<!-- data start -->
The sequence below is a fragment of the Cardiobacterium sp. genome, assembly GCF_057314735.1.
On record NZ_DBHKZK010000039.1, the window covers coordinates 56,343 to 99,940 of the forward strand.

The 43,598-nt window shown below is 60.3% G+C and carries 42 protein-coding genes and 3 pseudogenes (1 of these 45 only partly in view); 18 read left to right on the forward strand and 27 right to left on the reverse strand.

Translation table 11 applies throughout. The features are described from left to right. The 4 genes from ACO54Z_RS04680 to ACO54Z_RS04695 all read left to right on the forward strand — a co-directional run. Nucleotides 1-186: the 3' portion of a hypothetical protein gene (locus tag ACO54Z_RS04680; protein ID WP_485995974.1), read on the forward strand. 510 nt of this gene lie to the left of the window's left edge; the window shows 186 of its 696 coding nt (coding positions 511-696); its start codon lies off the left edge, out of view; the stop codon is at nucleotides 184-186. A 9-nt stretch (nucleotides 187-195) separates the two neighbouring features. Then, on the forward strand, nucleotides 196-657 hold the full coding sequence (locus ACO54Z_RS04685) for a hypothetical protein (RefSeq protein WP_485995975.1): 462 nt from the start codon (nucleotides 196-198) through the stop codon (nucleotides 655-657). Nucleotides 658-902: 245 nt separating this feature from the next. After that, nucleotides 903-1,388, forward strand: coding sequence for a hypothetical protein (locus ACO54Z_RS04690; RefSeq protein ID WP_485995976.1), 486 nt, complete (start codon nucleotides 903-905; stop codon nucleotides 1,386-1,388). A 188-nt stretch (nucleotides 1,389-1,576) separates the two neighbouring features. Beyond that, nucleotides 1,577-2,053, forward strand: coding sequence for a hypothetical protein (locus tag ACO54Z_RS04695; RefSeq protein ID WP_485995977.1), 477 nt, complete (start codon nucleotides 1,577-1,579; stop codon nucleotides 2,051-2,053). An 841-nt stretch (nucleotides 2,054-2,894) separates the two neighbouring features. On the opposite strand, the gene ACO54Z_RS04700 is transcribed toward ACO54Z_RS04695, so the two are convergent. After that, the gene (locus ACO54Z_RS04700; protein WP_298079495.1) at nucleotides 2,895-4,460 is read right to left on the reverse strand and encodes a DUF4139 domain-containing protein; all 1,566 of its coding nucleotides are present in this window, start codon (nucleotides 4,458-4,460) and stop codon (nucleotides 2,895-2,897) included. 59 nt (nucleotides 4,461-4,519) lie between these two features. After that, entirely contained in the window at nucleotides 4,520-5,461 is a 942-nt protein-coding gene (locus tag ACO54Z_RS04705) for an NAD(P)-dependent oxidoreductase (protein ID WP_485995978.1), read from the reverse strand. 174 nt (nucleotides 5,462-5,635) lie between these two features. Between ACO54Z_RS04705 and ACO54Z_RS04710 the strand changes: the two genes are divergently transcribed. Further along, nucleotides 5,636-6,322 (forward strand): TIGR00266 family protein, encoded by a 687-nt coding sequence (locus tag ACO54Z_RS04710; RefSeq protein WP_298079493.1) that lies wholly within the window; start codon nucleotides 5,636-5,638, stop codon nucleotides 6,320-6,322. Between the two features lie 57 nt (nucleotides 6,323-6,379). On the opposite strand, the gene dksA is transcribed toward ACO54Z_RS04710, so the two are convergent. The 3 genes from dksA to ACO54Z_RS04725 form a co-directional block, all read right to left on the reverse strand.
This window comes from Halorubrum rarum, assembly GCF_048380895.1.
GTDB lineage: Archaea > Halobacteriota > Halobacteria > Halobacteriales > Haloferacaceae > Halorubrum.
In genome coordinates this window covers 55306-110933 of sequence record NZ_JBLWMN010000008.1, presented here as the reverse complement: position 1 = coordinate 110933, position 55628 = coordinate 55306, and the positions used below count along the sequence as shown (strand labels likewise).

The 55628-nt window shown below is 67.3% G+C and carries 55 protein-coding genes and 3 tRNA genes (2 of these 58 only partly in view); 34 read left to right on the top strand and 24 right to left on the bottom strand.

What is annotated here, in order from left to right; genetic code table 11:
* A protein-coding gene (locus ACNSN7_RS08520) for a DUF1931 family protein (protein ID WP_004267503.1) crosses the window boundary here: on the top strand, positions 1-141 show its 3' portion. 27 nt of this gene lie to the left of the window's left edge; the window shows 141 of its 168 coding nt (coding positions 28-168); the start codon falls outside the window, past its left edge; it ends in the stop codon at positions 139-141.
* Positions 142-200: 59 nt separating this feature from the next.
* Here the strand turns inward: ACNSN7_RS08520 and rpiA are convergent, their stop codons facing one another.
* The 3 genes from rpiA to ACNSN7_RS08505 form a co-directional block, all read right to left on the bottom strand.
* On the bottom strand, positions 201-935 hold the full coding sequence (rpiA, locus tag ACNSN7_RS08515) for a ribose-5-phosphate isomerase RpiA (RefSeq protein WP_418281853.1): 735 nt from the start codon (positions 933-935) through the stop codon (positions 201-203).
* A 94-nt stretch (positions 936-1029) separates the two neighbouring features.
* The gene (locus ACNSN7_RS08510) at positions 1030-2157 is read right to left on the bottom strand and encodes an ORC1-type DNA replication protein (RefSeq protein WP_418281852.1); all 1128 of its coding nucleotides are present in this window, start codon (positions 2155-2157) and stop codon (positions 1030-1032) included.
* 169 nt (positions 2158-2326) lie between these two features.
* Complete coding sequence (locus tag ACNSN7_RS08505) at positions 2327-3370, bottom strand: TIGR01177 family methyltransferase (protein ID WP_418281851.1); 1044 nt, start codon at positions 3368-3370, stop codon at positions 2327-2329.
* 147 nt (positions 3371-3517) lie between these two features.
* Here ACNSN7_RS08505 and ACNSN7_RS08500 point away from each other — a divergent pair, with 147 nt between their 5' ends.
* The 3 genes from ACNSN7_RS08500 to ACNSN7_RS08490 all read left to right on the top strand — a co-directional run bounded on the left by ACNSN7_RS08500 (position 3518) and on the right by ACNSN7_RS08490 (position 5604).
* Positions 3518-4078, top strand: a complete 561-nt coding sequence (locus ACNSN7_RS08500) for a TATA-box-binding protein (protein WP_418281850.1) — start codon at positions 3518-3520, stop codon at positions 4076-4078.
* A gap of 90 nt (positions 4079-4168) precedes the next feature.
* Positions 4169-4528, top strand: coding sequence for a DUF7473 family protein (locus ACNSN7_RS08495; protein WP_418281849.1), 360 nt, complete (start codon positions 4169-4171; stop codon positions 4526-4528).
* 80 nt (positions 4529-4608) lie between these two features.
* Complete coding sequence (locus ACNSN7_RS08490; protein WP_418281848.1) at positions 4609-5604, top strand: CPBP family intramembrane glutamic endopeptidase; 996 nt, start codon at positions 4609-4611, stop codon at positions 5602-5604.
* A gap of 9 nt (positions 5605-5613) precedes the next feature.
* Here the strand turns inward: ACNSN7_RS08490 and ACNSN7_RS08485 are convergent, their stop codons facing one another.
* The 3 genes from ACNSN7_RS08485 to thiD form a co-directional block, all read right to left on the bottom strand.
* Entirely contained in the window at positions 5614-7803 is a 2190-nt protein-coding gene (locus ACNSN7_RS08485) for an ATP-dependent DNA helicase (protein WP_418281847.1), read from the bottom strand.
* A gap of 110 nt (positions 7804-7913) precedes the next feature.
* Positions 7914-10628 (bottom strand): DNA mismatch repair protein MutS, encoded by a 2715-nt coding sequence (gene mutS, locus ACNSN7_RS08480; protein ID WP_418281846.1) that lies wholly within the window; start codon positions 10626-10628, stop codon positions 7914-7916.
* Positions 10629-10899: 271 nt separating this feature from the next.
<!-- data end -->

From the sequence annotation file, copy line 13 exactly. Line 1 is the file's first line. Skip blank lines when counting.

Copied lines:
* The 3 genes from rpiA to ACNSN7_RS08505 form a co-directional block, all read right to left on the bottom strand.